The tagline for a new seven-minute short from Australia reads, “Lost & Found is a stop motion short film that tugs at the heartstrings.” While the tag may at first may seem like general sentimentality, it becomes quite sharp when you watch the trailer.
Lost & Found is about a knitted toy dinosaur who has to unravel itself to save the love of its life: an knitted toy fox. So the unraveling of the yarn (by way of tugging) is cleverly more than just a plotline. Ultimately this metaphor for what we would do for love turns out to be beautifully shown.
This heartfelt piece is the work of Bradley Slabe, Andrew Goldsmith, and Lucy Hayes for Wabi Sabi Studios. We spoke with producer Lucy Hayes directly about the piece and she told us a bit about their process. “The entire film was shot using Dragonframe, paired with DOP Gerald Thompson’s own custom designed motion control software (Mantis) and hardware,” Hayes explained. “The entire set was built at full scale–as our heroes are dolls that live in the human world.”
One of the most notable aspects of the film is all of the water and since this can be quite hard to do in stop motion, we asked Hayes about if it was troublesome. She agreed that the water was one of their biggest challenges saying, “Lots of R&D and experimentation in pre-production led to us using many different materials and techniques: hair gel, melted acetate, bubble wrap, and ‘personal lubricant’…The water effects were also the most time consuming element to animate and many hours were spent herding individual water drops around with a toothpick or precariously balancing shredded pieces of bubble wrap into the perfect shape for splash effects.”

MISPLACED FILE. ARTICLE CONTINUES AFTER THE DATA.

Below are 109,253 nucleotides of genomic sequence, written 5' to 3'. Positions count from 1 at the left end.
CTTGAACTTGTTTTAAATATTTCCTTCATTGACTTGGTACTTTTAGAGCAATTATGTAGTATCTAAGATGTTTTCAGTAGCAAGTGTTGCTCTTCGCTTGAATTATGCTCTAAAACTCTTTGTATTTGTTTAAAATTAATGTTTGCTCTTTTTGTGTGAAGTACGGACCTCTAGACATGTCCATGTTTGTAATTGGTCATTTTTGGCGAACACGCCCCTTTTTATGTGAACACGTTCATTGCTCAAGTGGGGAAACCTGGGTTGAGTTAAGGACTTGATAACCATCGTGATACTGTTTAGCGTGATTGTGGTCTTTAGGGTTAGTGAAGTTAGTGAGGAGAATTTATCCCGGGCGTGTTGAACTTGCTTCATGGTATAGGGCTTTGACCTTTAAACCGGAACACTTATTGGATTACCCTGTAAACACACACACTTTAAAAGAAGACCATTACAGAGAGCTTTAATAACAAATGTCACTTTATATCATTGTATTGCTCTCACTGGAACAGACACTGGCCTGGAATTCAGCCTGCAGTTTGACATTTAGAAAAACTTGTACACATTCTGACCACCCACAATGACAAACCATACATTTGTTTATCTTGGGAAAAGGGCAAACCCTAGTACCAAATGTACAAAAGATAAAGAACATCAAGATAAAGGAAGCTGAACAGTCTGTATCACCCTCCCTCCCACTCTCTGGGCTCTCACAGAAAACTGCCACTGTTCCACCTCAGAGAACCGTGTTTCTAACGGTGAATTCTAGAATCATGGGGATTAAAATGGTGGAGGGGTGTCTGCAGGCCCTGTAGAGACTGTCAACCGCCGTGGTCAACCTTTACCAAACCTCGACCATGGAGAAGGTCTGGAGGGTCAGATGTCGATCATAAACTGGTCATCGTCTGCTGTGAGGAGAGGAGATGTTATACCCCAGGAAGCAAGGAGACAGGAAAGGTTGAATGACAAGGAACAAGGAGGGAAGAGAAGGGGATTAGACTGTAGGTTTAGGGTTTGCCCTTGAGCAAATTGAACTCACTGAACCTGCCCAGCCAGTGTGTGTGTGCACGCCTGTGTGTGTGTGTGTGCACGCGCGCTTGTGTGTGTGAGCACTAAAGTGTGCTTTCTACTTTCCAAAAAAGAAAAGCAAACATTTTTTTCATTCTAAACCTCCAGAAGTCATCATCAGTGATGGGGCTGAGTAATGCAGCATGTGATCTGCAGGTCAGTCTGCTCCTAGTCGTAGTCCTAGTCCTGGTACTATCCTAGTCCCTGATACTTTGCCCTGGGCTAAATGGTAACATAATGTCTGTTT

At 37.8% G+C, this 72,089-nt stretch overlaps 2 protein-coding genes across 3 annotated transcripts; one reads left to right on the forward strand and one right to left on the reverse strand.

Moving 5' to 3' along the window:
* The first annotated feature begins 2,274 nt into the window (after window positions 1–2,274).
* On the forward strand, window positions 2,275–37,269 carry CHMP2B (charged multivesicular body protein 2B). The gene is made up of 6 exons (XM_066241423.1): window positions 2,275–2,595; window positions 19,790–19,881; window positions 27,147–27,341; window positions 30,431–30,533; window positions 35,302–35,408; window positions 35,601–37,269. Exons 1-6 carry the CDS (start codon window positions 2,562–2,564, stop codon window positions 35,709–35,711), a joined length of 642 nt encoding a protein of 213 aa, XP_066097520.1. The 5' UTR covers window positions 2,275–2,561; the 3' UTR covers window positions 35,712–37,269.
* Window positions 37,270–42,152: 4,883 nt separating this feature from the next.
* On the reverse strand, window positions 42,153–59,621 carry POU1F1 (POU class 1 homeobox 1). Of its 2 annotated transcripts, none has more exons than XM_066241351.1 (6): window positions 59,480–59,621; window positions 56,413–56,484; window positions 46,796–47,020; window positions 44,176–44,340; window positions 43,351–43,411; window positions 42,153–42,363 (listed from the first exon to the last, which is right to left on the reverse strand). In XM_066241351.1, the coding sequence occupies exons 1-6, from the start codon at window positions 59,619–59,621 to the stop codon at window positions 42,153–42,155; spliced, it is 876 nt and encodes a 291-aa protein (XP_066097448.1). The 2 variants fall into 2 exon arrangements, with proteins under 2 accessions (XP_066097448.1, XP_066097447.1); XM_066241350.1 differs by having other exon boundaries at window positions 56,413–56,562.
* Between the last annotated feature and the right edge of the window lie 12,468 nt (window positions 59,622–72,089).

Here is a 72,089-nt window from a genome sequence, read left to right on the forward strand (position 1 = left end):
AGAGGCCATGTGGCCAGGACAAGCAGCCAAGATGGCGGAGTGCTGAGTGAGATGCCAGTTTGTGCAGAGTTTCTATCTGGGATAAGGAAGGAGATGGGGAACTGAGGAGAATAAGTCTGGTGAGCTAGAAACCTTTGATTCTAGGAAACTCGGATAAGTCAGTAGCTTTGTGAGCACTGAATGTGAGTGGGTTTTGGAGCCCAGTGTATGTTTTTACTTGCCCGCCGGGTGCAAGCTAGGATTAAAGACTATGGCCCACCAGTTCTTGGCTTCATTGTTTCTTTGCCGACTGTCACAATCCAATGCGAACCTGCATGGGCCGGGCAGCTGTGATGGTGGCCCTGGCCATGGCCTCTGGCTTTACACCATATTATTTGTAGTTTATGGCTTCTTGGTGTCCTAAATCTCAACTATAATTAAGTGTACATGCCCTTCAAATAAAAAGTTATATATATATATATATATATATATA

Another challenge, Hayes told us, was, “dealing with particularly delicate and hard to control materials such as a single woolen thread or small pieces of wool stuffing. Super thin armatures and lightweight rigs made of florist wire were employed to control the more delicate elements.
“Due to the life size scale of the set it wasn’t always possible to elevate everything to a comfortable height for the animator the reach. A number of shots involved our animator sitting on a kind of skateboard/trolley and wheeling along the floor to animate the characters and then back to the camera to capture the frame.”
For more on the process, click here to watch a behind the scenes video of the film: